Last year I completed an MA in Medieval and Early Modern Studies following my undergraduate degree in History, both at Kent. On August 26 I handed my MA dissertation in and hopped on the train back to Solihull, the next day I took part in an assessment centre at Solihull Council and by 6pm on August 27 I had secured a year’s paid internship there.
“Easy” you might say – I assure you it was far from it.
I began applying for jobs in September in 2013, starting with the standard grad schemes, but after a few phone interviews and a couple of assessment days I still found myself without a job to look forward to at the end of my degree. Part of the problem was my lack of work experience and the limited scope offered by my degrees – if you’re doing history be prepared for the “have you thought about teaching” question.
However, the real problem for me was the fact that I had no idea what I really wanted to do. I was applying for jobs in recruitment, jobs in logistics and anything with a loose connection to history and I think this lack of direction showed in my interviews – I say this because no matter how much preparation I put in or how smart I dressed, one question always seemed to trip me up, “So why do you want to work in xyz?”
After a while I started to get disheartened, I moved back home to complete my dissertation and was getting more and more worried I’d be sat there with no job come September. It was then that I started to search for things that matched my skill set, with history those skills include research, asking questions (analytical thinking) and managing several deadlines at once. I was surprised by the amount of things that came up from this; there was your standard Library work alongside other roles such as Development Officer with a number of universities, but these didn’t jump out for me. Finally I came across Communications. Now, I had heard of comms within organisations but I hadn’t looked into in great detail, but when I did it seemed like the ideal job for me. Keeping up to date with current affairs, dealing with the media and writing my own stories for print – these tasks would surely make the most of the skill set I possessed.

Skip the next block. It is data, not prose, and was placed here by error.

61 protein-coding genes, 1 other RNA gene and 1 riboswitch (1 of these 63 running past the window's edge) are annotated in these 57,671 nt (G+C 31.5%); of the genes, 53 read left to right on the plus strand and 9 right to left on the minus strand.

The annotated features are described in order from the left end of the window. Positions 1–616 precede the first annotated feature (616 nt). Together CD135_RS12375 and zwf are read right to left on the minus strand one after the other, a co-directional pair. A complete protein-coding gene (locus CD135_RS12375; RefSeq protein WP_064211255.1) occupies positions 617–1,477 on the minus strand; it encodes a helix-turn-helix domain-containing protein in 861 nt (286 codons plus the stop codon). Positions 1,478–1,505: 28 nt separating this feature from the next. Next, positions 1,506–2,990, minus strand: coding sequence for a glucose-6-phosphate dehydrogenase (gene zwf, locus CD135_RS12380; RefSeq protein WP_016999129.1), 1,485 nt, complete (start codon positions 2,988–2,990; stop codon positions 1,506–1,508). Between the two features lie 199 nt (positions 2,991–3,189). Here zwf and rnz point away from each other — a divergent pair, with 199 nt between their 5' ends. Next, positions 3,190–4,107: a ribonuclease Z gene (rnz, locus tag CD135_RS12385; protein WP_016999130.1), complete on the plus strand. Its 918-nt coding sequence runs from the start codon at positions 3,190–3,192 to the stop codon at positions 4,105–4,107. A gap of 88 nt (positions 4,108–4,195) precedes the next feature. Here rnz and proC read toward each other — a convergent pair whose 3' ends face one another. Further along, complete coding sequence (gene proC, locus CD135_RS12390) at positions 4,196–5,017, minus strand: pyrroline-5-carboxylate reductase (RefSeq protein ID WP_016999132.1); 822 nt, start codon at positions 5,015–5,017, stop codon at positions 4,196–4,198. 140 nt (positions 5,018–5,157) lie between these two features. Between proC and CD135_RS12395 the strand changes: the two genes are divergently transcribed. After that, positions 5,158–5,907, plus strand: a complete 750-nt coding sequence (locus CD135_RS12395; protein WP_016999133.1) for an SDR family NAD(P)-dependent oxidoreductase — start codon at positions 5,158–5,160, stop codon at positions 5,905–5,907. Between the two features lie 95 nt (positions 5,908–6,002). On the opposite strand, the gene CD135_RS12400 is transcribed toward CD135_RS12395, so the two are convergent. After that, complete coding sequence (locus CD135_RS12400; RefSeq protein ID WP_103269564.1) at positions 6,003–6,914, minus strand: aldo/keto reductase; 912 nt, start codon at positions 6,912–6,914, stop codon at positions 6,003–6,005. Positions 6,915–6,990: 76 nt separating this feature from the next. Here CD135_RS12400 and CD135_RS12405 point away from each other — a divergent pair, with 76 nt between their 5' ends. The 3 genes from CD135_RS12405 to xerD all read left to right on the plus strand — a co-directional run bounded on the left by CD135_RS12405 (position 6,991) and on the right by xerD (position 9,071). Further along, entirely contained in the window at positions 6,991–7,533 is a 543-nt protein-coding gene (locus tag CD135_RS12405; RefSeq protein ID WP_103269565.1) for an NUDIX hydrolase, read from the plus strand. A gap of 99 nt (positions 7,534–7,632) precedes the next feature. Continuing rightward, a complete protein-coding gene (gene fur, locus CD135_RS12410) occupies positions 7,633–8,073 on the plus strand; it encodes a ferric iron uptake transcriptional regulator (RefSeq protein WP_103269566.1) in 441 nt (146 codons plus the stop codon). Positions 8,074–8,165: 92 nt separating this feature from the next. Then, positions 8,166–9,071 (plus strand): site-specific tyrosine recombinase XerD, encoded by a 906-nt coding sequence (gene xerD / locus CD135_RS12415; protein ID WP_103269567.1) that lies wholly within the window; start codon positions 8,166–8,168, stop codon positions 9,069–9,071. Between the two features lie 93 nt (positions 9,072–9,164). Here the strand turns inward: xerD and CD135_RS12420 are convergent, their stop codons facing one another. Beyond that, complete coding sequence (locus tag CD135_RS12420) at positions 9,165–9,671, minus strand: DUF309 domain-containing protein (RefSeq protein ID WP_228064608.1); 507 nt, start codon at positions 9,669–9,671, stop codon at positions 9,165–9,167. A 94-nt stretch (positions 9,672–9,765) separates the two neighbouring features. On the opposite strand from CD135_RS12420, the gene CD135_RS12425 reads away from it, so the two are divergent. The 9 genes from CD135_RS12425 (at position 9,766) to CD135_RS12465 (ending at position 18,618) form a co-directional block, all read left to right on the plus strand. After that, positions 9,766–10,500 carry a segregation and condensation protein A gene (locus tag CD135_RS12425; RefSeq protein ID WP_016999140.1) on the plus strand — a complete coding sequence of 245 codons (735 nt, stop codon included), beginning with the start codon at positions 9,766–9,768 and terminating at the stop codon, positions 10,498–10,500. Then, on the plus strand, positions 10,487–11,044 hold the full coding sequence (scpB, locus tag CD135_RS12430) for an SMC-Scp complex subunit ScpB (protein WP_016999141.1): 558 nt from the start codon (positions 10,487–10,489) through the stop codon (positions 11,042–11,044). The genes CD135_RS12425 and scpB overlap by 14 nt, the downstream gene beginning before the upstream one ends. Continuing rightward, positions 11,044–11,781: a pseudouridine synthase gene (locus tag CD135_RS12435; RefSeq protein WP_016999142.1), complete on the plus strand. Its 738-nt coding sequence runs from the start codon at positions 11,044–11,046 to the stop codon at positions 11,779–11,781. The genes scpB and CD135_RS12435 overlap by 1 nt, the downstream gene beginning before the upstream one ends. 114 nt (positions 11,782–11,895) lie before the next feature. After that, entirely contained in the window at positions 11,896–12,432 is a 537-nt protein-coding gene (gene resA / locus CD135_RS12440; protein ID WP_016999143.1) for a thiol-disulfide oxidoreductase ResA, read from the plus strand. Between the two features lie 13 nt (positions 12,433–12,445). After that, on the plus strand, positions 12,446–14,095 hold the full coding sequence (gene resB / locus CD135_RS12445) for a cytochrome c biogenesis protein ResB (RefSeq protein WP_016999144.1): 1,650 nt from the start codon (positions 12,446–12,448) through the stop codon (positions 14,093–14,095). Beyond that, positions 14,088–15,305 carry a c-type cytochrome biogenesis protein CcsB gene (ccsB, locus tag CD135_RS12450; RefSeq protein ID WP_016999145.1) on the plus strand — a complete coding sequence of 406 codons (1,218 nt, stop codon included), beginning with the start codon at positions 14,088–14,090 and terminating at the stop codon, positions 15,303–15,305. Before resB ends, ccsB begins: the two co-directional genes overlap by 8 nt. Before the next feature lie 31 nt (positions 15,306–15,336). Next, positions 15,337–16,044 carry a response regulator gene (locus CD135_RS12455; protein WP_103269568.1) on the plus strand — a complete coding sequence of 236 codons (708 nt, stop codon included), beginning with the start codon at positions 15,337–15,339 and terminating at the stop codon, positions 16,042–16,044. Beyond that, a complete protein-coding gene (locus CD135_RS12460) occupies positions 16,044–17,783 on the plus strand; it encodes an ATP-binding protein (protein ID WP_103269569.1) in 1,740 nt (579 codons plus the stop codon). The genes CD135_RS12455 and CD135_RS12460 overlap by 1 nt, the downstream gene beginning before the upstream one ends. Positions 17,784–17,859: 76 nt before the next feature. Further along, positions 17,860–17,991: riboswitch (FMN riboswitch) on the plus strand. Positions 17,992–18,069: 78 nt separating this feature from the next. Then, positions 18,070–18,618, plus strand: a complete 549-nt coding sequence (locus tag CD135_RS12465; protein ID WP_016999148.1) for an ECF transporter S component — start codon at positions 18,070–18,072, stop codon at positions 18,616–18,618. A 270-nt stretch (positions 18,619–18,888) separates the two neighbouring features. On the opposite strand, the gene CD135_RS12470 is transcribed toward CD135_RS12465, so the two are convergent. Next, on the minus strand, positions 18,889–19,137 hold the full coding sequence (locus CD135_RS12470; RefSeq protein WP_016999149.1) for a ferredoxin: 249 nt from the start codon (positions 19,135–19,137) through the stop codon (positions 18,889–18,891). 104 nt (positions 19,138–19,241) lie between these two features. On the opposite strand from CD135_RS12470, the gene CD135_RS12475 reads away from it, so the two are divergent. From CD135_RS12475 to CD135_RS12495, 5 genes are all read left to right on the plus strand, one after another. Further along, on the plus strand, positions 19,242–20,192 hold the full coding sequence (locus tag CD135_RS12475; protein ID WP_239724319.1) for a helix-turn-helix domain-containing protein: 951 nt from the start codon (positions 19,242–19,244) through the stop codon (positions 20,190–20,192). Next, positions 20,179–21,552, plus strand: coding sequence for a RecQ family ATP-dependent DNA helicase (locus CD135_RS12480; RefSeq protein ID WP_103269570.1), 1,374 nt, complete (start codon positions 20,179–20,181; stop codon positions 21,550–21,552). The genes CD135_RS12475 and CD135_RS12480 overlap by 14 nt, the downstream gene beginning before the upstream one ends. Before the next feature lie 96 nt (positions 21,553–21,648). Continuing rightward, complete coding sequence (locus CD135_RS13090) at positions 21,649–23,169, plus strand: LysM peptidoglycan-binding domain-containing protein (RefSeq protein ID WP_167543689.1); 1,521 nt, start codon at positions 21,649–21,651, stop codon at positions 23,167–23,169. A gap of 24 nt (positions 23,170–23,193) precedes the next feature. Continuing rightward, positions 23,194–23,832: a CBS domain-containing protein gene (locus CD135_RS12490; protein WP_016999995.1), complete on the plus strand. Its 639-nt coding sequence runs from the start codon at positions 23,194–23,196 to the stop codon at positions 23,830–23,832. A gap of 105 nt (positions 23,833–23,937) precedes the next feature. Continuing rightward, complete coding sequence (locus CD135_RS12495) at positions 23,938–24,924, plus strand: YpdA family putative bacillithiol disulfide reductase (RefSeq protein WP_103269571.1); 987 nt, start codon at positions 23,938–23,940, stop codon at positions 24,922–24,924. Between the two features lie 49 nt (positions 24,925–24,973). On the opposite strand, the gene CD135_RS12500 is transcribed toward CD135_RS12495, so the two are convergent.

And I here I am 10 months later, I’m almost at the end of my Internship and it couldn’t have gone better. I have eased into working life without any problems, the job is perfect and I am confident of finding a job in a month or two.
But that’s your story Andy – what can I take from it? – I guess the advice I would pass on for anyone approaching the end of their degree and looking for a job would be: there is a job for you out there, don’t get disheartened if you aren’t having a luck as there are thousands of jobs out there that you don’t know exist yet and you can be certain that one of them will have the right fit for you!
I’d also say that you shouldn’t be afraid to take on an internship. Job adverts will always say “requires x amount of experience” and an internship is a great way to get that in an environment that won’t heap pressure on your before you’re ready. When I started I would ask for help with every little thing and thought this was stupid, in a normal job this may well have been, but it helped me develop and as an intern it was expected of me.
So good luck and remember not to let the odd “no” to get in your way, if you really want a job your passion will shine through and this will shine through in any interview – combine the passion with some thorough research and some smart dress and the job will be yours for the taking!
-Andy Moore graduated from Kent in November 2014 with degrees in Medieval and Early Modern Studies and History and is now working as a Graduate Communications Officer for Solihull Council.